Second addendum: A fair amount of Pleistocene hand silhouettes have the ring finger tucked under at the second knuckle. Though lots of those hands are obviously kids, I wonder if the adult ones were trying to fool the cave-wall/spirits/whatever into thinking the hand belonged to two X chromosomes. Or not. Or something.

    [Edits: I fixed the "crazy French website" link and HOLY CRAP!! Ten minutes to edit? You guys are the best.]

    [Edit: just cuz I still can]

  5. Tom says

    This is also a sentence worth the price of being alive to read:

    Together, these cultural clues whisper a tantalizing, not quite indiscernible message about how the cultures that crafted them regarded themselves and regarded the Queen of Beasts.

    ". . .tantalizing, not quite indiscernible. . . " makes me something [/no words]

  6. grouch says

    I cancelled my subscription to National Geographic sometime in the '80s. They created some tv show which depicted hordes of brown recluse spiders streaming out of a pair of shoes. Fine print in the credits warned of some scenes being "dramatized".

    My house, garage, barn and other outbuildings have lots of fiddlers. (I prefer their company over that of the various poisons used by exterminators). In over 35 years of co-existence with these sneaky little bastards, I've found exactly 0 in any of my shoes.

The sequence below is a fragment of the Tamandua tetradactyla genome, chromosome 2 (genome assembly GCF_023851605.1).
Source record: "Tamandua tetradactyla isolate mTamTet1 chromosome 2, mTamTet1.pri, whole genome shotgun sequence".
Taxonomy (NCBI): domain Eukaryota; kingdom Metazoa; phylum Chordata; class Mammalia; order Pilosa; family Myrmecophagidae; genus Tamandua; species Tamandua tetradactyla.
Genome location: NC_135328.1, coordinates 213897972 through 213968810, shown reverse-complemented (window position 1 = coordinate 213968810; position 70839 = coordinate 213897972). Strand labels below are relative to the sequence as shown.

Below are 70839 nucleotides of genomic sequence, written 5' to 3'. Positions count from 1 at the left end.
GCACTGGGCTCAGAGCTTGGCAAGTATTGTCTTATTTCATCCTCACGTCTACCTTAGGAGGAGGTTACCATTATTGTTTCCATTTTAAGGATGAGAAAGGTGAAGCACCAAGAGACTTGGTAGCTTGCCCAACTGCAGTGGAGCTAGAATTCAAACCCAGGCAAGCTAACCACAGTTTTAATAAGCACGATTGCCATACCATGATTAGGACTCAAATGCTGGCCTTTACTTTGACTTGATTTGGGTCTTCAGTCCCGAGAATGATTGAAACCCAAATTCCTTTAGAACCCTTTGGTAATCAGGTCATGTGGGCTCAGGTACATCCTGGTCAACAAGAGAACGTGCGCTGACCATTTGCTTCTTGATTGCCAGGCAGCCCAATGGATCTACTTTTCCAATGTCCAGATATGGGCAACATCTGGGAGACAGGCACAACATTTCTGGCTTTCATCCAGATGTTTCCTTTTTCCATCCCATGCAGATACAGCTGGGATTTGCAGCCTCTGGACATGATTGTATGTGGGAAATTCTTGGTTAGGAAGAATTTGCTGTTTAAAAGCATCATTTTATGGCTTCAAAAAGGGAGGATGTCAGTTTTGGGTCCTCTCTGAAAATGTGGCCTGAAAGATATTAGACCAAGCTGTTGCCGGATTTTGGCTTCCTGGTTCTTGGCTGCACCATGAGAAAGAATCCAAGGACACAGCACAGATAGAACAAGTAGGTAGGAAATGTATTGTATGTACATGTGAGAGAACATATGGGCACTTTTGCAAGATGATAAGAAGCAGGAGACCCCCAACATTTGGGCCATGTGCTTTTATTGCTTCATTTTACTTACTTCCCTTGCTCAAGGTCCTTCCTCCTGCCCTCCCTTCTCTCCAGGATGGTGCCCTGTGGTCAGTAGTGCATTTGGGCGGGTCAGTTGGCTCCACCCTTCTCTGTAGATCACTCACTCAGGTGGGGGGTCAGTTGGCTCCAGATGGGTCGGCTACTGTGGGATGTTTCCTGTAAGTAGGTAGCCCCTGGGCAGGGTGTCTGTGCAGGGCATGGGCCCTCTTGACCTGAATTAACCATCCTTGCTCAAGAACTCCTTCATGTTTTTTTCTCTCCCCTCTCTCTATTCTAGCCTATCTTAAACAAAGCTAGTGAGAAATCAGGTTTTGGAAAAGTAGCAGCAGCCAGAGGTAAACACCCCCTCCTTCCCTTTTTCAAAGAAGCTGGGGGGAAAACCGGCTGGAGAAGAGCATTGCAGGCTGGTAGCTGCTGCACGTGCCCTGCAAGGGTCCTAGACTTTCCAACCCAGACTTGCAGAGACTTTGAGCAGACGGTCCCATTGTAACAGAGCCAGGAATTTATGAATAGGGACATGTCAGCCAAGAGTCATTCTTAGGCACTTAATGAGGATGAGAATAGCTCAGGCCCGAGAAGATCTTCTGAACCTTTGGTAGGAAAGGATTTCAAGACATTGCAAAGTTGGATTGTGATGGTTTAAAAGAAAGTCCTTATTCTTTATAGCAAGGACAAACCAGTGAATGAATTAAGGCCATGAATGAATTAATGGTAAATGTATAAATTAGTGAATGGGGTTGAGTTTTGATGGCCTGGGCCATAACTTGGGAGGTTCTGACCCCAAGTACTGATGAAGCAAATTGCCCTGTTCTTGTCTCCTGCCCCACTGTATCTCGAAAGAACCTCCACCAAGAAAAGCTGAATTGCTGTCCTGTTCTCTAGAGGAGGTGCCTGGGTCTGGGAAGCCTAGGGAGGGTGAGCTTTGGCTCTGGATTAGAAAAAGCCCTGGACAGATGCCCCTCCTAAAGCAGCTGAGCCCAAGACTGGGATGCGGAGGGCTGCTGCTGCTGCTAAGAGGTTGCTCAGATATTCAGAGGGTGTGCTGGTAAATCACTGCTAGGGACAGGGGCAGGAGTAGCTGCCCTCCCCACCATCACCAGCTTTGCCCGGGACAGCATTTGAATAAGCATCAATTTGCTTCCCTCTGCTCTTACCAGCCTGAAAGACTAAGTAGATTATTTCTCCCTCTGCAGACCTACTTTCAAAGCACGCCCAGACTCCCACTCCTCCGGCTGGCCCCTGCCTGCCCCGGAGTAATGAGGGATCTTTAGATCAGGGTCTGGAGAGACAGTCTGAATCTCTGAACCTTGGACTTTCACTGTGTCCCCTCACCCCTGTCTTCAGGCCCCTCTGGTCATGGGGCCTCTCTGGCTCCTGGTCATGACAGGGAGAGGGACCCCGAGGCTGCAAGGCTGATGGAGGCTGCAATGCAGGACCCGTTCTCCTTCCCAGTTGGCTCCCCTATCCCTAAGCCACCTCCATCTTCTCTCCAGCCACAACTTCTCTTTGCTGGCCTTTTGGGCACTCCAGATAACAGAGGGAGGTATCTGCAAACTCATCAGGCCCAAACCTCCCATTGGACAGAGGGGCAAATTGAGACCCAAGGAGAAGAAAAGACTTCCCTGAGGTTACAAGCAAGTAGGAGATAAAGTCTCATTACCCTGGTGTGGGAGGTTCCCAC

NatGeo's "dramatizations" called into question everything they have ever asserted as fact. I don't trust liars regardless of their motives.

  7. Rob says

    To my naive mind (unschooled on these subjects) that indicates the skill of rendering accurate representational images developed long before the more complex manifestations of language. Certainly it developed before written language.

    The first anatomically modern humans showed up approximately 100,000 years ago, a good 70,000 years prior to these paintings. Given that we have a number of mutations specific to speech, spoken language almost certainly showed up sometime prior to that.

    Sometimes I think about the massive stretch of time between our appearance on the planet and the first written records, and wonder just what human achievements we haven't got a clue about simply because no artifacts survived. We have vague notions about just what humans were up to in those 90,000 or so years, but that's about it. The gaps in our knowledge are big enough to drive entire civilizations through.